Published by Knopf Doubleday Publishing on Ocober 7th, 2014
Genres: Fiction, Literary
Amazon / Barnes & Noble
For a couple of years while growing up we lived on my grandparents farm in Tennessee. I learned early on what makes a successful farm: a ton of hard work, dedication and some luck!
Set in the Midwest town of Denby, Iowa, Walter Langdon marries the prettiest girl in town, Rosanna, and sets up home and farm just outside of town. Soon the babies start coming; first Frank then Joe, Lillian, Henry and finally Claire. Covering 1920 – 1953, each chapter represents one year and we get a brief peek inside the lives of the Langdon family. Frank makes his own way, is headstrong and stubborn yet also brilliant. Joe is considered the ‘whiner’ and yet his particular gift of stewing over an issue brings him and his family success; Lillian is the angel, naive and beautiful; Henry has no interest in farming and somehow escapes much of the farm life work ~ he reads, and reads and reads; Claire is her daddy’s heart – is it because Walter has the time later in life to focus on Claire or is it because Rosanna seemed to have a bit of postpartum blues or a combination?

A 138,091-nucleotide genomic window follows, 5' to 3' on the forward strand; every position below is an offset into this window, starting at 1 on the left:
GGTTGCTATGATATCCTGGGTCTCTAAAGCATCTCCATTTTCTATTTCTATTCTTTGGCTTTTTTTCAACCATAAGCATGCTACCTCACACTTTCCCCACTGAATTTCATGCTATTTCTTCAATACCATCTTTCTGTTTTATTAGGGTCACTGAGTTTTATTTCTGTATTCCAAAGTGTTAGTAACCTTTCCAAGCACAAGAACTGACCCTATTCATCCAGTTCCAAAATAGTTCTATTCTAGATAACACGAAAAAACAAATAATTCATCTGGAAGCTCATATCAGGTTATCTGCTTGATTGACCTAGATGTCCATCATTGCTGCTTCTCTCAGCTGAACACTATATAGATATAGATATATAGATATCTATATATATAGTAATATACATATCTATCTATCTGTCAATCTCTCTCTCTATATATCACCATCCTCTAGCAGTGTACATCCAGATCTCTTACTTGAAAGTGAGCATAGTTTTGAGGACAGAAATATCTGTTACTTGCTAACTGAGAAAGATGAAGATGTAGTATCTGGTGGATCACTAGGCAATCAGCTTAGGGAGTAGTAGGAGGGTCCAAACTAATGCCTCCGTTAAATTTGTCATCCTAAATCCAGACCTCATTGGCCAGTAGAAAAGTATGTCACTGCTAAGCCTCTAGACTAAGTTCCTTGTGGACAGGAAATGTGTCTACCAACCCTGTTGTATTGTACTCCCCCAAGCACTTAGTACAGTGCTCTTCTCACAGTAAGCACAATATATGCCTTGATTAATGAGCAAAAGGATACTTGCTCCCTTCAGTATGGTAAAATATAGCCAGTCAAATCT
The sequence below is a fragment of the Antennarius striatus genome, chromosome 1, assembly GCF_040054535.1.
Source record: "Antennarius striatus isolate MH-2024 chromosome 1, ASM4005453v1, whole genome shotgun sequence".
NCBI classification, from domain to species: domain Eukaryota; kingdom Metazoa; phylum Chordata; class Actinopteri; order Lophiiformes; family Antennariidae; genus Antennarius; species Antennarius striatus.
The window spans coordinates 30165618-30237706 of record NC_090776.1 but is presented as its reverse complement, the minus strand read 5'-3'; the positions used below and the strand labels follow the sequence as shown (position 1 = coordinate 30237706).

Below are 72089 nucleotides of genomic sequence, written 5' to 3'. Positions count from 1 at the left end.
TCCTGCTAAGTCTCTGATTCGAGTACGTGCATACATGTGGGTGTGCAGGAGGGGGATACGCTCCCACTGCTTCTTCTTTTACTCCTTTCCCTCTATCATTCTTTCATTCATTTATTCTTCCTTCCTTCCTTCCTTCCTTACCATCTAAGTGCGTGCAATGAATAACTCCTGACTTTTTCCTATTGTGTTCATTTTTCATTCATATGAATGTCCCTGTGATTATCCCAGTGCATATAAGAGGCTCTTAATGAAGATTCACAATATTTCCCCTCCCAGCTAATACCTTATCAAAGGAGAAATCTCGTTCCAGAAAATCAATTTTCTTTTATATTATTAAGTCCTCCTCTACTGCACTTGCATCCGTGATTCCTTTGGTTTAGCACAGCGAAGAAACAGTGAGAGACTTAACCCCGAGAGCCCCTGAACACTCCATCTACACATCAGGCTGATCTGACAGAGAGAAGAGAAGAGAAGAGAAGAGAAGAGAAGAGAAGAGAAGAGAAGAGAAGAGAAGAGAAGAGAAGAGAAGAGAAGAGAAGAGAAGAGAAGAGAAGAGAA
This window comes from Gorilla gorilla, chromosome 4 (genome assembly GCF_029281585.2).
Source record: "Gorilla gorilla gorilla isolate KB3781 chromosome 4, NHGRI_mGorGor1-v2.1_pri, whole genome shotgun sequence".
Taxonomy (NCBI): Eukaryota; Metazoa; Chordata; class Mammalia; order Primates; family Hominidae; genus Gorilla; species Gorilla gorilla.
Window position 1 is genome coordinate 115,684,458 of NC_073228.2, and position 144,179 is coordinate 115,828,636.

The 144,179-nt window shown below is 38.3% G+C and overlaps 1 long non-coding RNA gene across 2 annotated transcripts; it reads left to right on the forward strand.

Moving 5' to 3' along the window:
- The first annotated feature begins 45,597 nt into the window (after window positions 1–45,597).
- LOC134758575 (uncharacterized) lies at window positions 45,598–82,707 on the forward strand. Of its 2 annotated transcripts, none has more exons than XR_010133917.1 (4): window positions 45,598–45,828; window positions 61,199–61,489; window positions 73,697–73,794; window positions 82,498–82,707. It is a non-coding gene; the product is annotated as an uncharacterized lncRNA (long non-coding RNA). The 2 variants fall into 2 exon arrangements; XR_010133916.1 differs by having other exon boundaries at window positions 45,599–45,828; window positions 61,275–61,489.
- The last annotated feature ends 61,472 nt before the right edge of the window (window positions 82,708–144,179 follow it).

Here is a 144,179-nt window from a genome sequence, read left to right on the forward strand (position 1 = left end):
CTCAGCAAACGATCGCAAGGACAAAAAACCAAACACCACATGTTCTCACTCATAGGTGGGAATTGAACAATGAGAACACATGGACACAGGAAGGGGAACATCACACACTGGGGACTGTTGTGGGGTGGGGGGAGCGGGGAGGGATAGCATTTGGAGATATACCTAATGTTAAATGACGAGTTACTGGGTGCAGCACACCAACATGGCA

I must admit that I have mixed feelings about Some Luck ~ Is it a sweeping family saga or a book without a plot? I think it is one of those that you either hate it or you need a few days to think it over and find that months after the fact you’re still pondering the Langdon family. That’s where Jane Smiley has created a brilliant novel ~ it gradually gets under your skin and you find yourself thinking about the Langdon’s long after the book is closed.
Some Luck mirrors life ~ there’s a few big things that happen but mostly we get by in the everyday-ness of life.
Why I picked up Some Luck
I picked this one up because I’ve got Early Warning on my queue to review, and I wanted to start from the beginning in Smiley’s trilogy about the Langdon family.
What I would have liked better
There are a LOT of characters by the end of Some Luck and though Smiley includes a family tree at the beginning, I found myself having to look back quite a bit. Before I start Early Warning I am going to print out the family tree! Not every chapter includes each of the children or their friends and then subsequent spouses. Since I had to read this one over a couple of weeks rather than all in a couple of sittings, it took me longer to get reacquainted with who was who.
Please give me more
Henry! It seemed to me that Frank ended up as the accidental protagonist, but it was Henry that I was drawn to.
Interesting to Note
The discussion questions in the back of the novel really got me thinking about how so much about each character and the time period is revealed through atypical means. For example, Walter resists getting a tractor for the longest time (times were changing, farming was evolving) and Frank’s character flaws are shown through Joe’s behavior (Frank is not a very nice brother toward Joe). If you read this one be sure to check out the discussion questions ~ reading through those alone will reveal the brilliance of this author.
What book have you read recently that kept you thinking about the characters long after the last page was over?